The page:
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Oracle waves fist, claims even new Android devices infringe its Java copyrights
New court filing says they ALL must go – yes, even the tellies
Oracle's lawsuit against Google over Java copyrights probably won't be back in a courtroom again until next year, but in the meantime, Oracle has asked the court to let it expand the scope of its complaint to include events that have occurred since it was first filed in 2010.
What's more, it has once again asked the court to yank infringing Android products from the market, up to and including the most recent devices.
In documents filed with the US District Court of Northern California on Thursday, Oracle asked to file a supplementary complaint that would include more recent versions of Android, including flavors for wearables, cars, TVs, and home appliances.
"Android now has more than a billion monthly users, and its usage continues to grow – meanwhile, it still infringes Oracle's copyrights," the database giant moaned in its filing. "At the same time that Android has become truly ubiquitous, the Java platform has suffered greatly, in large part because Google provides Android to device manufacturers at no charge."
The proposed supplement calls out all six versions of Android released since 2010, from 2.x "Gingerbread" through 5.x "Lollipop," noting that together they comprise some 40 major and minor updates.
It also names Android Wear, Android TV, Android Auto, and appliances that use the OS, such as washing machines and refrigerators.
It even points the finger at the Google Play store, which it observes is one of the ways that Google capitalizes on the Android platform. (At the time the original lawsuit was filed, Google offered a different digital storefront called the Android Market.)
Oracle has argued that all of these Android products and services rely on code that infringes Big Red's Java copyrights, yet Google has intentionally made sure Android apps won't run on a plain-vanilla Java virtual machine:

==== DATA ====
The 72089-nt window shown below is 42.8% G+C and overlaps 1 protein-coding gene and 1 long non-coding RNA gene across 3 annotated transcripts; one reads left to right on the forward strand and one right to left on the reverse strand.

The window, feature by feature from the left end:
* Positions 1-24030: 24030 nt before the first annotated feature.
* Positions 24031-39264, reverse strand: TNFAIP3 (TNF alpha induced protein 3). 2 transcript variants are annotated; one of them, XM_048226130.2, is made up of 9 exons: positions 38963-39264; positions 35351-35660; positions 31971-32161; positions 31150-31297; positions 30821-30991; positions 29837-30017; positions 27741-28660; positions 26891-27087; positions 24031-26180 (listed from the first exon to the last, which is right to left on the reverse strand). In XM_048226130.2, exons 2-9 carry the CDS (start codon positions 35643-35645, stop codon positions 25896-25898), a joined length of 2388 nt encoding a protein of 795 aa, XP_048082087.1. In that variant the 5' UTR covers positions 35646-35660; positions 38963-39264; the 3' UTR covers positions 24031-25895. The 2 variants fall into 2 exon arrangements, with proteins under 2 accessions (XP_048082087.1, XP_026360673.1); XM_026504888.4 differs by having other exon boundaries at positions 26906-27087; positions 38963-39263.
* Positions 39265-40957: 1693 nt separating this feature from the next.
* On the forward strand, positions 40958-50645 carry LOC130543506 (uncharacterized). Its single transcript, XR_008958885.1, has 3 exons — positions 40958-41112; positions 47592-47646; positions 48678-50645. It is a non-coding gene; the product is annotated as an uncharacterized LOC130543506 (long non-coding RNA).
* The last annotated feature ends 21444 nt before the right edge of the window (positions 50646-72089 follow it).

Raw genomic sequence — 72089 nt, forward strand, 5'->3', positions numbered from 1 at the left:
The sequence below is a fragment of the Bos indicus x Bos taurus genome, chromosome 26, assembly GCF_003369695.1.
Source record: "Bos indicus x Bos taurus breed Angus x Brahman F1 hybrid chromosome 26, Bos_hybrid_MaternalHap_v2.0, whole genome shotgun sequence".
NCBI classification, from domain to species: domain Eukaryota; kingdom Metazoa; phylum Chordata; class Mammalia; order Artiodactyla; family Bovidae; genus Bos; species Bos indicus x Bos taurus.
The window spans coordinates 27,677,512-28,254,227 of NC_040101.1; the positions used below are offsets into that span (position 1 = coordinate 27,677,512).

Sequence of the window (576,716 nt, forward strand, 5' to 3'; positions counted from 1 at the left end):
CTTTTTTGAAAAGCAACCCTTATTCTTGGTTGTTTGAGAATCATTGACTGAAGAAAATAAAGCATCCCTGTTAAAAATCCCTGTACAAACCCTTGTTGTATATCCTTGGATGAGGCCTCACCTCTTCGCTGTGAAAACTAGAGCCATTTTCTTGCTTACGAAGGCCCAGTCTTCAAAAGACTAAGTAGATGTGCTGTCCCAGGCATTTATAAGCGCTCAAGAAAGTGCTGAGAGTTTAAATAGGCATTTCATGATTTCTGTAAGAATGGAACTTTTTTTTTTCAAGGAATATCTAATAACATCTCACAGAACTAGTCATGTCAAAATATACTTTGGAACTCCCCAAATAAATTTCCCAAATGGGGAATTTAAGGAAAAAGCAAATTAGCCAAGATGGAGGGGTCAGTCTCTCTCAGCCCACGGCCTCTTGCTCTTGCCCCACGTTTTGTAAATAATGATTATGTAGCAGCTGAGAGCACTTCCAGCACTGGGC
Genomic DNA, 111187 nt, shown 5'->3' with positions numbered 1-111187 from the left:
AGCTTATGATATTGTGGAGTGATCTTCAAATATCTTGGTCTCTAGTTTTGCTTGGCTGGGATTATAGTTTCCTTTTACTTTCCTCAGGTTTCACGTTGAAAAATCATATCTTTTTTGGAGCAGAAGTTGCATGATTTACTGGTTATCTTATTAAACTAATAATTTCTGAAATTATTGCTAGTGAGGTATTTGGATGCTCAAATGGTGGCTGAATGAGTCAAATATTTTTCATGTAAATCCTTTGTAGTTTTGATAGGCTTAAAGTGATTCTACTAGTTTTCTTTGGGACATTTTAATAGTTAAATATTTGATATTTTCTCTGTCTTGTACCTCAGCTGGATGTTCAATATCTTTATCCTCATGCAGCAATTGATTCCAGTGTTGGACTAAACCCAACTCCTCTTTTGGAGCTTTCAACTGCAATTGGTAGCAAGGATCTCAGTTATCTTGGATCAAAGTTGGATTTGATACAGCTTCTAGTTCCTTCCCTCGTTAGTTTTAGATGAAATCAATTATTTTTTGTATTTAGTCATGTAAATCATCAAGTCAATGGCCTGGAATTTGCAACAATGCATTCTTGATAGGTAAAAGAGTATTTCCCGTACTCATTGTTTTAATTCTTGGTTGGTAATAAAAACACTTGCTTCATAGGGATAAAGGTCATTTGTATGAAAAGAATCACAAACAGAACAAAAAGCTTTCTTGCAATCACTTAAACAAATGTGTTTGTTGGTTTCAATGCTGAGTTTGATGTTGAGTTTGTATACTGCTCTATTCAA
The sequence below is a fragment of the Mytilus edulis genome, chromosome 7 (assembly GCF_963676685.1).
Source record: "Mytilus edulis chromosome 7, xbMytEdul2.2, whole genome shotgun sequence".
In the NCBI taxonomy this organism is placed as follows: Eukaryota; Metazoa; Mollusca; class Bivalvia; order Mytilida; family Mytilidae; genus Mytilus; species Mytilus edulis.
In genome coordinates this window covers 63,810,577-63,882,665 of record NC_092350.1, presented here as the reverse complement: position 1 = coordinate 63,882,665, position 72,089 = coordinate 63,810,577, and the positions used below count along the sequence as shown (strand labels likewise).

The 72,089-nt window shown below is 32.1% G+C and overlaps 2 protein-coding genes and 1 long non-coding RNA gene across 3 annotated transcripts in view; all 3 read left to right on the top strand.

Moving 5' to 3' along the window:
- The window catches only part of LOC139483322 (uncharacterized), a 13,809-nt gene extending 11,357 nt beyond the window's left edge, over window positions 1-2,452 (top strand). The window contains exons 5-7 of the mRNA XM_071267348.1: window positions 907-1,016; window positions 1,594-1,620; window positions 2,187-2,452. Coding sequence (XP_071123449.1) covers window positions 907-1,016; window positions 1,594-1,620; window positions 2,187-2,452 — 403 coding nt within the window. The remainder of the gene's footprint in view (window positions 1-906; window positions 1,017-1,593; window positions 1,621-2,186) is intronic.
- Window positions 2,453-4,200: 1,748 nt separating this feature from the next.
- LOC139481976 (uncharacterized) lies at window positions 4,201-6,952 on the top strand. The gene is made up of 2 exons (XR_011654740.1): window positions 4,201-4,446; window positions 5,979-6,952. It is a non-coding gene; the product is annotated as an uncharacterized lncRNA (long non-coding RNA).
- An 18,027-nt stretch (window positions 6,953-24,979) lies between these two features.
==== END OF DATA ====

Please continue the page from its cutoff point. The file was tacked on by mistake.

Google, unlike Oracle, is not dependent upon revenues from the platform itself, because its real goal is to continue capturing search engine advertising revenues. Google is therefore able to offer at no charge what Oracle has worked hard to build and maintain, and in the process to destroy the value of the Java platform in a market that has become the most lucrative of this generation.
Whether Google infringed the Java copyrights is no longer at issue. The US Federal Circuit Appeals Court ruled in May 2014 that it had infringed, overturning the lower court's ruling that software APIs couldn't be copyrighted.
What's left to determine is damages, plus the issue of whether Google's infringement was "fair use," meaning it was the kind that's allowed under copyright law. If the court finds the fair use doctrine applies, Google could end up owing nothing.
What Oracle would really like, however, is to boot Android out of the mobile market – at least until it gets a cut of the profits. Specifically, the database giant wants:
An order permanently enjoining Google, its officers, agents, servants, employees, attorneys and affiliated companies, its assigns and successors in interest, and those persons in active concert and participation with it, from continued acts of infringement of the Java platform copyrights
Google, meanwhile, has been busy trying to whittle away at the amount of damages it might eventually owe. In its own filing on Thursday, it argued that Oracle should not be allowed to raise the issue of whether Google "willfully" infringed its copyrights, saying such arguments are irrelevant to the type of damages being discussed in the case.
As for when Oracle and Google will next trade verbal barbs in a courtroom, it might be some time yet. In July, District Judge William Alsup said his calendar is so full that he won't be able to give them a new hearing until spring of 2016. ®